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In-Between – Liminal Spaces in Canadian Literature and Cultures


Edited By Stefan L. Brandt

In the past few years, the concept of «liminality» has become a kind of pet theme within the discipline of Cultural Studies, lending itself to phenomena of transgression and systemic demarcation. This anthology employs theories of liminality to discuss Canada’s geographic and symbolic boundaries, taking its point of departure from the observation that «Canada» itself, as a cultural, political, and geographic entity, encapsulates elements of the «liminal.» The essays comprised in this volume deal with fragmented and contradictory practices in Canada, real and imagined borders, as well as contact zones, thresholds, and transitions in Anglo-Canadian and French-Canadian texts, discussing topics such as the U.S./Canadian border, migration, French-English relations, and encounters between First Nations and settlers.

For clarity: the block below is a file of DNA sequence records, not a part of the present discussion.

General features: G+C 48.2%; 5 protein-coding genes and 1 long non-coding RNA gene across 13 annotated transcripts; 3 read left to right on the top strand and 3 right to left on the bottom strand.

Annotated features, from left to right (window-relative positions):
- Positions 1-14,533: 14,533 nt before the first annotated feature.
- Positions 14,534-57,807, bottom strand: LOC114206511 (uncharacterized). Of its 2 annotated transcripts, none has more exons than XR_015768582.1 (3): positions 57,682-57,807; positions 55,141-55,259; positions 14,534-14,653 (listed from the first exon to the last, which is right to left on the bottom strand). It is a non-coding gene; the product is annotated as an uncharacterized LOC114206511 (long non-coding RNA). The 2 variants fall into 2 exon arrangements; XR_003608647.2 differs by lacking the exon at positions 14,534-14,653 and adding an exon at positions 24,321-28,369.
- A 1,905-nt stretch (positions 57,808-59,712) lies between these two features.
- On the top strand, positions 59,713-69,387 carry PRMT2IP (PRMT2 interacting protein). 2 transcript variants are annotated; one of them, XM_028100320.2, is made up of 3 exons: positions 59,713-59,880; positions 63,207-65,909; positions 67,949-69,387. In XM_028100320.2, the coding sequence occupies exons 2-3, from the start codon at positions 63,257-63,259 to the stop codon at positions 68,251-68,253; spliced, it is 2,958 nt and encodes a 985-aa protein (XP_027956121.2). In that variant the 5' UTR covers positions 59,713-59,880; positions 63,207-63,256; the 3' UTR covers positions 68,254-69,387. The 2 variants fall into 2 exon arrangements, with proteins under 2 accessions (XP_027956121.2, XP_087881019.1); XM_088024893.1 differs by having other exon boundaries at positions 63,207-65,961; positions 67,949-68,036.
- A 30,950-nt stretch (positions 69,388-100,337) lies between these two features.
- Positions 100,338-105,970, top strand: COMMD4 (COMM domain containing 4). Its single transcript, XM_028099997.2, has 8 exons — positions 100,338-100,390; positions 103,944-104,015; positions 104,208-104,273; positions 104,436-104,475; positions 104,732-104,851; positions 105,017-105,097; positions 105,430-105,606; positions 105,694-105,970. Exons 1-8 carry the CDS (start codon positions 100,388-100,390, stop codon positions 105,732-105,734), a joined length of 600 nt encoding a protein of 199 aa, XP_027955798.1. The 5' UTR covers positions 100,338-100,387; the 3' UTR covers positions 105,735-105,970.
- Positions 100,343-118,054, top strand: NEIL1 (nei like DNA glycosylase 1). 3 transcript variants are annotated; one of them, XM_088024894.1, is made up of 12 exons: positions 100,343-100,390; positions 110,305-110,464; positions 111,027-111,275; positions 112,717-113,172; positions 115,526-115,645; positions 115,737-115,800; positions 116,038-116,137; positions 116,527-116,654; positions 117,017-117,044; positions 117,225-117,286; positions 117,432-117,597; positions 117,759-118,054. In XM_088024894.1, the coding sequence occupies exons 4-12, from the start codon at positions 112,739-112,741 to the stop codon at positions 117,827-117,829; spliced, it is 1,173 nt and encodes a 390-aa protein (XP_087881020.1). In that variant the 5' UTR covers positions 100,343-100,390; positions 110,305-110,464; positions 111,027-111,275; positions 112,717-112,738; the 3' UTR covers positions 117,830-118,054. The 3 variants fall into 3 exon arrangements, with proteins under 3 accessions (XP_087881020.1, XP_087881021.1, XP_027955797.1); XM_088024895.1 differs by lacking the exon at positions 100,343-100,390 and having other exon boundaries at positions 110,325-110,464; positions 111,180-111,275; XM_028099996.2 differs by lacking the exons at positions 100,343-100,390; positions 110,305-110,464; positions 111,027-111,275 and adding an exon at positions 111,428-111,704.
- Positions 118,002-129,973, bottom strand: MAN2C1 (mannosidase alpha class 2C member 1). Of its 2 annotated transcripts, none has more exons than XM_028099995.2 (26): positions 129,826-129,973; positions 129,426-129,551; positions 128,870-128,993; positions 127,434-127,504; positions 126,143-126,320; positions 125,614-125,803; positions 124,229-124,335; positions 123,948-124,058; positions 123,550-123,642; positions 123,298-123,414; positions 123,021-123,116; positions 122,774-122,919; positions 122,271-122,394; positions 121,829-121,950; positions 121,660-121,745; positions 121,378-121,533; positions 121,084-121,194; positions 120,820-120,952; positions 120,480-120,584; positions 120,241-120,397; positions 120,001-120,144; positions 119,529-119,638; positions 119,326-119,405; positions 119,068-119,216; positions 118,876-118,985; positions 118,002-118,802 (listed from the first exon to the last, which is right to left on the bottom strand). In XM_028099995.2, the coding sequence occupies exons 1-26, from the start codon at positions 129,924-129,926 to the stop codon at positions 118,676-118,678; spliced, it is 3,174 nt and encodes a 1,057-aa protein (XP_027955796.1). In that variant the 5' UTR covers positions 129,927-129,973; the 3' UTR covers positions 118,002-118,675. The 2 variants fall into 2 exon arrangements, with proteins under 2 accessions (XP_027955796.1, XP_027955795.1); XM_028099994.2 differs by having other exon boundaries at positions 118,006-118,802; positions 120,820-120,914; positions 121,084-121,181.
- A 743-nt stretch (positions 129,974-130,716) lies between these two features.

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Tripping on the Threshold; Groping in the Dark (Aritha van Herk)


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Aritha van Herk

Tripping on the Threshold; Groping in the Dark

Abstract: This essay deals with a writer’s experience of liminality within a particular landscape and space in Canada, the prairie west, and how that gap inscribes a reading and experience of place. It moves from geography and European exploration and colonization to a writerly return to Europe, analyzing Robert Kroetsch’s “The Frankfurt Hauptbahnhof” in light of doubling and disorientation.


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